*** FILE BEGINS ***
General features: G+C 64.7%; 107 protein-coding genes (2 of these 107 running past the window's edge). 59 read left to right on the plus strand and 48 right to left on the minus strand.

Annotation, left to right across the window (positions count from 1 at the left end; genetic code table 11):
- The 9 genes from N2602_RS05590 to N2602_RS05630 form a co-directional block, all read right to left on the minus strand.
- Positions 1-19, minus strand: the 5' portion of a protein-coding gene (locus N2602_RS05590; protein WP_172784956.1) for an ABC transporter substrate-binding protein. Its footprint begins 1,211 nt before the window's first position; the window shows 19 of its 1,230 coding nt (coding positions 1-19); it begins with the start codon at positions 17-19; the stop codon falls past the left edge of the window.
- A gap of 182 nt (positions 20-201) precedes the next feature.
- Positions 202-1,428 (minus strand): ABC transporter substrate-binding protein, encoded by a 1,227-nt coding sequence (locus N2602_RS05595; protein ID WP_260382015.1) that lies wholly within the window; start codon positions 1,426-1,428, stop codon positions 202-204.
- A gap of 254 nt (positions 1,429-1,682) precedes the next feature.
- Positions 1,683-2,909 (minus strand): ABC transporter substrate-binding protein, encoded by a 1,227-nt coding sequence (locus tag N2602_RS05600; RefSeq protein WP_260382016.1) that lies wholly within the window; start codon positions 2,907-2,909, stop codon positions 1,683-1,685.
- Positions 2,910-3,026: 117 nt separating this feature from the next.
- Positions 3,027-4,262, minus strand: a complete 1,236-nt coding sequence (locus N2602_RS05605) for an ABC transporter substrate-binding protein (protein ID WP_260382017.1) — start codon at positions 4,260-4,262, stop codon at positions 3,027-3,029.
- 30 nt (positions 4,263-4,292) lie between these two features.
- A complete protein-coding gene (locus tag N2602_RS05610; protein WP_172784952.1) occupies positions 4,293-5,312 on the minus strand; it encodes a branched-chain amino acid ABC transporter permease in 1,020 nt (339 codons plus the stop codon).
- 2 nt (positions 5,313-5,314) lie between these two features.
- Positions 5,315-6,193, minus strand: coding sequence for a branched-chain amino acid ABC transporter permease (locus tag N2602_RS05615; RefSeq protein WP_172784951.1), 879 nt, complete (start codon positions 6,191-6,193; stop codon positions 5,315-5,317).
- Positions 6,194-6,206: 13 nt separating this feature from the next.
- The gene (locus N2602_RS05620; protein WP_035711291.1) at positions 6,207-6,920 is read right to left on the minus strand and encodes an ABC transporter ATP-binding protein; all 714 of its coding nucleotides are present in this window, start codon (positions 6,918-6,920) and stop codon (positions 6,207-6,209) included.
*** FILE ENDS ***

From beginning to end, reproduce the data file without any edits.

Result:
General features: G+C 64.7%; 107 protein-coding genes (2 of these 107 running past the window's edge). 59 read left to right on the plus strand and 48 right to left on the minus strand.

Annotation, left to right across the window (positions count from 1 at the left end; genetic code table 11):
- The 9 genes from N2602_RS05590 to N2602_RS05630 form a co-directional block, all read right to left on the minus strand.
- Positions 1-19, minus strand: the 5' portion of a protein-coding gene (locus N2602_RS05590; protein WP_172784956.1) for an ABC transporter substrate-binding protein. Its footprint begins 1,211 nt before the window's first position; the window shows 19 of its 1,230 coding nt (coding positions 1-19); it begins with the start codon at positions 17-19; the stop codon falls past the left edge of the window.
- A gap of 182 nt (positions 20-201) precedes the next feature.
- Positions 202-1,428 (minus strand): ABC transporter substrate-binding protein, encoded by a 1,227-nt coding sequence (locus N2602_RS05595; protein ID WP_260382015.1) that lies wholly within the window; start codon positions 1,426-1,428, stop codon positions 202-204.
- A gap of 254 nt (positions 1,429-1,682) precedes the next feature.
- Positions 1,683-2,909 (minus strand): ABC transporter substrate-binding protein, encoded by a 1,227-nt coding sequence (locus tag N2602_RS05600; RefSeq protein WP_260382016.1) that lies wholly within the window; start codon positions 2,907-2,909, stop codon positions 1,683-1,685.
- Positions 2,910-3,026: 117 nt separating this feature from the next.
- Positions 3,027-4,262, minus strand: a complete 1,236-nt coding sequence (locus N2602_RS05605) for an ABC transporter substrate-binding protein (protein ID WP_260382017.1) — start codon at positions 4,260-4,262, stop codon at positions 3,027-3,029.
- 30 nt (positions 4,263-4,292) lie between these two features.
- A complete protein-coding gene (locus tag N2602_RS05610; protein WP_172784952.1) occupies positions 4,293-5,312 on the minus strand; it encodes a branched-chain amino acid ABC transporter permease in 1,020 nt (339 codons plus the stop codon).
- 2 nt (positions 5,313-5,314) lie between these two features.
- Positions 5,315-6,193, minus strand: coding sequence for a branched-chain amino acid ABC transporter permease (locus tag N2602_RS05615; RefSeq protein WP_172784951.1), 879 nt, complete (start codon positions 6,191-6,193; stop codon positions 5,315-5,317).
- Positions 6,194-6,206: 13 nt separating this feature from the next.
- The gene (locus N2602_RS05620; protein WP_035711291.1) at positions 6,207-6,920 is read right to left on the minus strand and encodes an ABC transporter ATP-binding protein; all 714 of its coding nucleotides are present in this window, start codon (positions 6,918-6,920) and stop codon (positions 6,207-6,209) included.